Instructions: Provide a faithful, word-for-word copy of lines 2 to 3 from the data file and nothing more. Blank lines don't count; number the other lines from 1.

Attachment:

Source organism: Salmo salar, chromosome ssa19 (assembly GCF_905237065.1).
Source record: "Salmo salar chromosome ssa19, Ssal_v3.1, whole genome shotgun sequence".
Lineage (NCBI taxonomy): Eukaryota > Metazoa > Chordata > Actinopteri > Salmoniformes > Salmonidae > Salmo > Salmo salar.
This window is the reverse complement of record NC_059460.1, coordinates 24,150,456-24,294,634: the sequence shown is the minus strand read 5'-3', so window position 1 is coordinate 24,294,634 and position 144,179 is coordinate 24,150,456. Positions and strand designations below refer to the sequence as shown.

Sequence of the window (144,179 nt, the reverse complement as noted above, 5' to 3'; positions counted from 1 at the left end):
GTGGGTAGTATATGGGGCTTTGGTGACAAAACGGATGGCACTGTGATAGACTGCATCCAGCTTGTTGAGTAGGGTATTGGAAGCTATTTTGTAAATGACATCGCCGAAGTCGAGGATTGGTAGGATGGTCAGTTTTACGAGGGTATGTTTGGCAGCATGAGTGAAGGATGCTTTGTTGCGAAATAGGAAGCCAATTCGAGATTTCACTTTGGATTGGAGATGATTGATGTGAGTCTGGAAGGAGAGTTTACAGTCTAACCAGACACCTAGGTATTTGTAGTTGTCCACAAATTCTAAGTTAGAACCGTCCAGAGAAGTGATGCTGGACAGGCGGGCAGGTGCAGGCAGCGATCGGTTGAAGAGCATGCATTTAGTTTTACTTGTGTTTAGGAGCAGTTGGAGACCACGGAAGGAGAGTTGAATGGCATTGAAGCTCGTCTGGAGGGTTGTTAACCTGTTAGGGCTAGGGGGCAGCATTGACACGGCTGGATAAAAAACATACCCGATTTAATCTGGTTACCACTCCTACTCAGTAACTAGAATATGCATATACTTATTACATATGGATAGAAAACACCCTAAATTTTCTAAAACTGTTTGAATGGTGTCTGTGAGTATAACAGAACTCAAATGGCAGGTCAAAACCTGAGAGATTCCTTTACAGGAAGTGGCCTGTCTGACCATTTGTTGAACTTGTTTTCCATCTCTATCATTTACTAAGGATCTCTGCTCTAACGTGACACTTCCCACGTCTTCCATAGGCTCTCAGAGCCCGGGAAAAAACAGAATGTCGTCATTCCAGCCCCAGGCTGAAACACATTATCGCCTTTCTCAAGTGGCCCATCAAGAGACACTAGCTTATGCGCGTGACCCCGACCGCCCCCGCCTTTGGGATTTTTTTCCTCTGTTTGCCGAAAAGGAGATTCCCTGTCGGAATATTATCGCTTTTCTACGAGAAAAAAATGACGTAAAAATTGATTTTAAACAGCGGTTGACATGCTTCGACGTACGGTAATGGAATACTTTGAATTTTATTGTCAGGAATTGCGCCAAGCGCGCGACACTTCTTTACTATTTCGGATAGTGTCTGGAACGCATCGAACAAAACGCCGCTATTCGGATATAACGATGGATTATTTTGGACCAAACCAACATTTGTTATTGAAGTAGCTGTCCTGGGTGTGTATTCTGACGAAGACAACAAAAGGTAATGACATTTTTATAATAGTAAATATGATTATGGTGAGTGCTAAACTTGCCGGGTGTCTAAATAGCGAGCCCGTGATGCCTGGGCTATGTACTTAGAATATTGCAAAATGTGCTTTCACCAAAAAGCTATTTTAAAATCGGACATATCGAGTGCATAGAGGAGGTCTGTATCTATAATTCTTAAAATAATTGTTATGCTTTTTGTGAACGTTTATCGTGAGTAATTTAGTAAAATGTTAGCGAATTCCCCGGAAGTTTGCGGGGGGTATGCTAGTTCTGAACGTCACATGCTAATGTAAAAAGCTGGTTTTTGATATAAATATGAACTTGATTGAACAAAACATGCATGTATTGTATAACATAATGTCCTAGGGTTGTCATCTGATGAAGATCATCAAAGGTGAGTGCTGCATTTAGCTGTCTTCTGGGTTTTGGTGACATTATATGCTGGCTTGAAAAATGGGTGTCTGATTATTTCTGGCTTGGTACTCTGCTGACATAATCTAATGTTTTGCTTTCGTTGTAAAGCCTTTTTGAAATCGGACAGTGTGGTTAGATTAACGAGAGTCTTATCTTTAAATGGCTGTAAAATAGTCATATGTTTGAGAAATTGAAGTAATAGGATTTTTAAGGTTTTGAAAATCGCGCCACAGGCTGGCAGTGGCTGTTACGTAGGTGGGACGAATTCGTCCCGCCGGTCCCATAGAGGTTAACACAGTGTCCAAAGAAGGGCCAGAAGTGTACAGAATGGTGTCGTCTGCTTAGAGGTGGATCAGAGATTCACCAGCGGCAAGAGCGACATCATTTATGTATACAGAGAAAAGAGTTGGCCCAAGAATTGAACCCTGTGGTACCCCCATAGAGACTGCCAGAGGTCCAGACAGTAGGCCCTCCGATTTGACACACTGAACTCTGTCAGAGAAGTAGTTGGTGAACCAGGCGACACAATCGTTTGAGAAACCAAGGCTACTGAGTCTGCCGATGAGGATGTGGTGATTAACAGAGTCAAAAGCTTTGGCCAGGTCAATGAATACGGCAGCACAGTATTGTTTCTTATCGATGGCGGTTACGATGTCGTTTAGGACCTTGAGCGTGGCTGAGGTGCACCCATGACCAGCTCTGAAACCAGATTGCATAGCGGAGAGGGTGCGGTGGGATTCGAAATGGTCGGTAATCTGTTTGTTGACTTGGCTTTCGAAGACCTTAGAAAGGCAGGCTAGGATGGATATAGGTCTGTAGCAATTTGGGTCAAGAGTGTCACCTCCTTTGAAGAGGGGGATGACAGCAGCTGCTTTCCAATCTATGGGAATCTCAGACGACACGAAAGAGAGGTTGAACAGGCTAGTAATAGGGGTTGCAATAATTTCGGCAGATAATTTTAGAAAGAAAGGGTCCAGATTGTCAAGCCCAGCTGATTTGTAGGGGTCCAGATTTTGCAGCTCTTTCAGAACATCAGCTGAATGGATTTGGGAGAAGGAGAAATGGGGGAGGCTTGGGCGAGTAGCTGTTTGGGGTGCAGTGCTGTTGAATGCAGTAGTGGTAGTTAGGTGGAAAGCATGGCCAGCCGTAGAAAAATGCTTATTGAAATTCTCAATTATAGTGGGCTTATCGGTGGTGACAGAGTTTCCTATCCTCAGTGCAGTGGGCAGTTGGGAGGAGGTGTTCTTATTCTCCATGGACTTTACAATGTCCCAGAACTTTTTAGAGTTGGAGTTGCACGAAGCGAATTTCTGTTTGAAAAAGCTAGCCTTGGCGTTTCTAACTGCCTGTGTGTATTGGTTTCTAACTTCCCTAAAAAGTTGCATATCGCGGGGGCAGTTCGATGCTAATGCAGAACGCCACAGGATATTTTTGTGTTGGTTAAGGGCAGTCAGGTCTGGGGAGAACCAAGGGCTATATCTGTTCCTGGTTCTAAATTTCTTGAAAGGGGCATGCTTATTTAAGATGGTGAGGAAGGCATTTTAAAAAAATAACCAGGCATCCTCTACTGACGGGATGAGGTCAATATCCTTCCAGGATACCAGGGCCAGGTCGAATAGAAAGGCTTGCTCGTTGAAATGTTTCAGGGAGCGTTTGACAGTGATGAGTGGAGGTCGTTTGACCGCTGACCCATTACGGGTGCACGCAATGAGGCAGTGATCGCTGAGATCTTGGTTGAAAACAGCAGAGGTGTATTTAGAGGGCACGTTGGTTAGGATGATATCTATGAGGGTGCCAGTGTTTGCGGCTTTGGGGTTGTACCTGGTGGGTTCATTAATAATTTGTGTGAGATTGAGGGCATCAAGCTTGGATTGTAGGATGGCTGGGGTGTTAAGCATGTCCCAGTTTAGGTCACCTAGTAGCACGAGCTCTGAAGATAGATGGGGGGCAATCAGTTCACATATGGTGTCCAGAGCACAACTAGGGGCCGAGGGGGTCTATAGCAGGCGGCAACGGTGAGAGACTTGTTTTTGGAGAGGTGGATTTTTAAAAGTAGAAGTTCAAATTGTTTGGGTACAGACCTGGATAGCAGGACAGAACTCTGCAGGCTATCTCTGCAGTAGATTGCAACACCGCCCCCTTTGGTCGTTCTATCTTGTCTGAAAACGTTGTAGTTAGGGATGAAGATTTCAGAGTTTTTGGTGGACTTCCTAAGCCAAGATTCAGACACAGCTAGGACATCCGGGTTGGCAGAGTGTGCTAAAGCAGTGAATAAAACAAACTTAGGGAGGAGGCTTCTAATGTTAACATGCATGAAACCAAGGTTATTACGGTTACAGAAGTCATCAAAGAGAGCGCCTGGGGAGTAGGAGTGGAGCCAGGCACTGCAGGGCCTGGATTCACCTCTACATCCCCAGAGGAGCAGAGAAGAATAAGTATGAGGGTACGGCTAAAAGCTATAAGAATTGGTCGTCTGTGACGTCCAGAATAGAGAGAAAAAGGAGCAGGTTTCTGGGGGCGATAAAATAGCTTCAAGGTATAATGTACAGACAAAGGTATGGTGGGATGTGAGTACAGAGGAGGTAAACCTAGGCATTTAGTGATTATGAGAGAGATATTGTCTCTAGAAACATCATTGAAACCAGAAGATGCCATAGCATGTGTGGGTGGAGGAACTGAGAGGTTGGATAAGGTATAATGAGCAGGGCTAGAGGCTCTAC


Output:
Source record: "Salmo salar chromosome ssa19, Ssal_v3.1, whole genome shotgun sequence".
Lineage (NCBI taxonomy): Eukaryota > Metazoa > Chordata > Actinopteri > Salmoniformes > Salmonidae > Salmo > Salmo salar.